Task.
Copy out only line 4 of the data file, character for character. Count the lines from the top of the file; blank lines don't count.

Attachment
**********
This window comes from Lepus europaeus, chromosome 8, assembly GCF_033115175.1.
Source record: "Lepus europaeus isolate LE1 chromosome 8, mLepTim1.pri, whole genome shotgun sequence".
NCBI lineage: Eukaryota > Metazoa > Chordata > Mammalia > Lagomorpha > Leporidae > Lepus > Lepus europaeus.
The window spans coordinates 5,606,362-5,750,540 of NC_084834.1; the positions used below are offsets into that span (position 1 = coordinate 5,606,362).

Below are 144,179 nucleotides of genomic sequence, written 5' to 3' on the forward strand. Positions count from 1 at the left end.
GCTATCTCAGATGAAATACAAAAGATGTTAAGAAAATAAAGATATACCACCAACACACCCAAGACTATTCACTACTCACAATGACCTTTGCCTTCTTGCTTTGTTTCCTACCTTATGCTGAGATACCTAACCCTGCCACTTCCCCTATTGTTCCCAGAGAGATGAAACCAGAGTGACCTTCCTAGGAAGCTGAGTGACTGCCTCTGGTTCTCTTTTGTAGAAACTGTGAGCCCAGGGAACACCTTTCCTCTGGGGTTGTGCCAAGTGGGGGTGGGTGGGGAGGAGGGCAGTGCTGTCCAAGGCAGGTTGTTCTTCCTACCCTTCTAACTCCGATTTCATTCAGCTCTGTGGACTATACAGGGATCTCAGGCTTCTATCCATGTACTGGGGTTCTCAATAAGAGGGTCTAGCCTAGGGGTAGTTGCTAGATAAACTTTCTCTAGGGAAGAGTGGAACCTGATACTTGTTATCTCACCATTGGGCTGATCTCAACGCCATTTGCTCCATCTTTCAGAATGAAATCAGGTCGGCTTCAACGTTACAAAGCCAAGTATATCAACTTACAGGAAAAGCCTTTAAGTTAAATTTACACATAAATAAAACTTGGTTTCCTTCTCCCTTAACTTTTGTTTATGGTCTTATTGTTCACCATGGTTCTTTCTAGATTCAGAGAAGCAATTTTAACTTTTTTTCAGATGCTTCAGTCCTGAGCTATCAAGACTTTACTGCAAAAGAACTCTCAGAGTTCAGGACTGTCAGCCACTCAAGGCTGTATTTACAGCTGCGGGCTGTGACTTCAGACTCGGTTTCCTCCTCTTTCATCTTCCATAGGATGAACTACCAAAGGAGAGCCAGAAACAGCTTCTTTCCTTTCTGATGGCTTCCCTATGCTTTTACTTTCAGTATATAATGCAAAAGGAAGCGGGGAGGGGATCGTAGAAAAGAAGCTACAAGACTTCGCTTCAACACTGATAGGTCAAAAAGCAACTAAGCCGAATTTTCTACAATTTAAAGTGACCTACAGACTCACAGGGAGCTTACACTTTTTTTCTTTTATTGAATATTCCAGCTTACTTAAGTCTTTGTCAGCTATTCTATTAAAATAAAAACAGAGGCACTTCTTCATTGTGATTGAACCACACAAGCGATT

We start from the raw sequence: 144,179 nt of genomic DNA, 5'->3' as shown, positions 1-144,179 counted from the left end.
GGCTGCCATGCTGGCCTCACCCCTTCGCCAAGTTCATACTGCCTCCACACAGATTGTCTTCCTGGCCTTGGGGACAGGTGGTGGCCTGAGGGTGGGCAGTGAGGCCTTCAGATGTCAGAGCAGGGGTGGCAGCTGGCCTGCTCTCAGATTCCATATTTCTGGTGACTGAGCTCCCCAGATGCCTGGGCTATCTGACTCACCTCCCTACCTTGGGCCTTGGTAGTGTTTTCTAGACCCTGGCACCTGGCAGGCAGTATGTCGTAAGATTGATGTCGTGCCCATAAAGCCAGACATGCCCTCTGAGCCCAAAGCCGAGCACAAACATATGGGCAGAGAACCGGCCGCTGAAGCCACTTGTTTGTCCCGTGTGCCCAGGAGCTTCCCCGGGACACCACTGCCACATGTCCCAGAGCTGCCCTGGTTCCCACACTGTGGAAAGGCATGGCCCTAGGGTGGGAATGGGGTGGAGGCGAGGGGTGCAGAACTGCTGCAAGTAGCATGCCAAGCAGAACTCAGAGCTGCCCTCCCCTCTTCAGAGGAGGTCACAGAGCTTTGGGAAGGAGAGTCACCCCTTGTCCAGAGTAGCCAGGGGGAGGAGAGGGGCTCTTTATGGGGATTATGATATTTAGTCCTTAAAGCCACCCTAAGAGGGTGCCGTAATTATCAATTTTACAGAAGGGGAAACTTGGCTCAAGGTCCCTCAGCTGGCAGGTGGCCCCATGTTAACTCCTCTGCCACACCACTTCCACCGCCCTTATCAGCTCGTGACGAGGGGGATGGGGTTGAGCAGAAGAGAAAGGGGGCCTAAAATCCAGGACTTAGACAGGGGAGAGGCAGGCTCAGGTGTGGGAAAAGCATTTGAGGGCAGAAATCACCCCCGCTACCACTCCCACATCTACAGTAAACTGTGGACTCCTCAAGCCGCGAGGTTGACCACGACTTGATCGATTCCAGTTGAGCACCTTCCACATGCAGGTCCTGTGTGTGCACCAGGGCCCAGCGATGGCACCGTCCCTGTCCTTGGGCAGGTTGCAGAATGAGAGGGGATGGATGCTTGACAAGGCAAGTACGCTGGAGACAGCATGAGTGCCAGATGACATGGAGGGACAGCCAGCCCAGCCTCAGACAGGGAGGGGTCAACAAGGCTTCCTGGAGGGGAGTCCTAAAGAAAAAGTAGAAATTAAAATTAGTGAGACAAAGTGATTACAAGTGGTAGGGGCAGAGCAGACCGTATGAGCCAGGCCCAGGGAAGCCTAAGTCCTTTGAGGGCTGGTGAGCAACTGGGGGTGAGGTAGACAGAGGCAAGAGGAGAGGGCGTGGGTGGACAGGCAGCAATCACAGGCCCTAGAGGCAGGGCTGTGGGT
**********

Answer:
The window spans coordinates 5,606,362-5,750,540 of NC_084834.1; the positions used below are offsets into that span (position 1 = coordinate 5,606,362).